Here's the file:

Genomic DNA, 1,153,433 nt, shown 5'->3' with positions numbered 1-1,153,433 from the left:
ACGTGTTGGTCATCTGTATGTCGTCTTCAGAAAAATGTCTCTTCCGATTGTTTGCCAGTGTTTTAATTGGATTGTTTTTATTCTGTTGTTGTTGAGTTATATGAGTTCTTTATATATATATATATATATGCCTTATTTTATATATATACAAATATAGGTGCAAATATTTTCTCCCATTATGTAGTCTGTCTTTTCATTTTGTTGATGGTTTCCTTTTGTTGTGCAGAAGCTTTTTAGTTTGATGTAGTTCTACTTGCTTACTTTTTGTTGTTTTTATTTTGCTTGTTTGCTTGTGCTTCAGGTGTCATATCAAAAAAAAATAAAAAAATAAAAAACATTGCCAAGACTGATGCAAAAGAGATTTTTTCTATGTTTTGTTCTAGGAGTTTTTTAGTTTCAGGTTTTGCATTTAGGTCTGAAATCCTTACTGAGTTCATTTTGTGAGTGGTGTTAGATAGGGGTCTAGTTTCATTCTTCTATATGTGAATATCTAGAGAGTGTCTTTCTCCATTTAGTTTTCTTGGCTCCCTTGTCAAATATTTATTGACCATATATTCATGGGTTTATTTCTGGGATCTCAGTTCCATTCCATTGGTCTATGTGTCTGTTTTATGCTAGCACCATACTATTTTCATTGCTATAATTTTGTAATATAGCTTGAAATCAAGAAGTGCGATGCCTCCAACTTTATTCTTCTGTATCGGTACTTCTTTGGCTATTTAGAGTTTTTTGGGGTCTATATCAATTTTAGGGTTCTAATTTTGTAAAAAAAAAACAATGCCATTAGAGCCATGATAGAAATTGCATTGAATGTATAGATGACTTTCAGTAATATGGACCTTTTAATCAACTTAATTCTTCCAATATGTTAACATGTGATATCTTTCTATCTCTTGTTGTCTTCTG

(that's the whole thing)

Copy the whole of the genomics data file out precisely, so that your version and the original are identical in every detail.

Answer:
Genomic DNA, 1,153,433 nt, shown 5'->3' with positions numbered 1-1,153,433 from the left:
ACGTGTTGGTCATCTGTATGTCGTCTTCAGAAAAATGTCTCTTCCGATTGTTTGCCAGTGTTTTAATTGGATTGTTTTTATTCTGTTGTTGTTGAGTTATATGAGTTCTTTATATATATATATATATATGCCTTATTTTATATATATACAAATATAGGTGCAAATATTTTCTCCCATTATGTAGTCTGTCTTTTCATTTTGTTGATGGTTTCCTTTTGTTGTGCAGAAGCTTTTTAGTTTGATGTAGTTCTACTTGCTTACTTTTTGTTGTTTTTATTTTGCTTGTTTGCTTGTGCTTCAGGTGTCATATCAAAAAAAAATAAAAAAATAAAAAACATTGCCAAGACTGATGCAAAAGAGATTTTTTCTATGTTTTGTTCTAGGAGTTTTTTAGTTTCAGGTTTTGCATTTAGGTCTGAAATCCTTACTGAGTTCATTTTGTGAGTGGTGTTAGATAGGGGTCTAGTTTCATTCTTCTATATGTGAATATCTAGAGAGTGTCTTTCTCCATTTAGTTTTCTTGGCTCCCTTGTCAAATATTTATTGACCATATATTCATGGGTTTATTTCTGGGATCTCAGTTCCATTCCATTGGTCTATGTGTCTGTTTTATGCTAGCACCATACTATTTTCATTGCTATAATTTTGTAATATAGCTTGAAATCAAGAAGTGCGATGCCTCCAACTTTATTCTTCTGTATCGGTACTTCTTTGGCTATTTAGAGTTTTTTGGGGTCTATATCAATTTTAGGGTTCTAATTTTGTAAAAAAAAAACAATGCCATTAGAGCCATGATAGAAATTGCATTGAATGTATAGATGACTTTCAGTAATATGGACCTTTTAATCAACTTAATTCTTCCAATATGTTAACATGTGATATCTTTCTATCTCTTGTTGTCTTCTG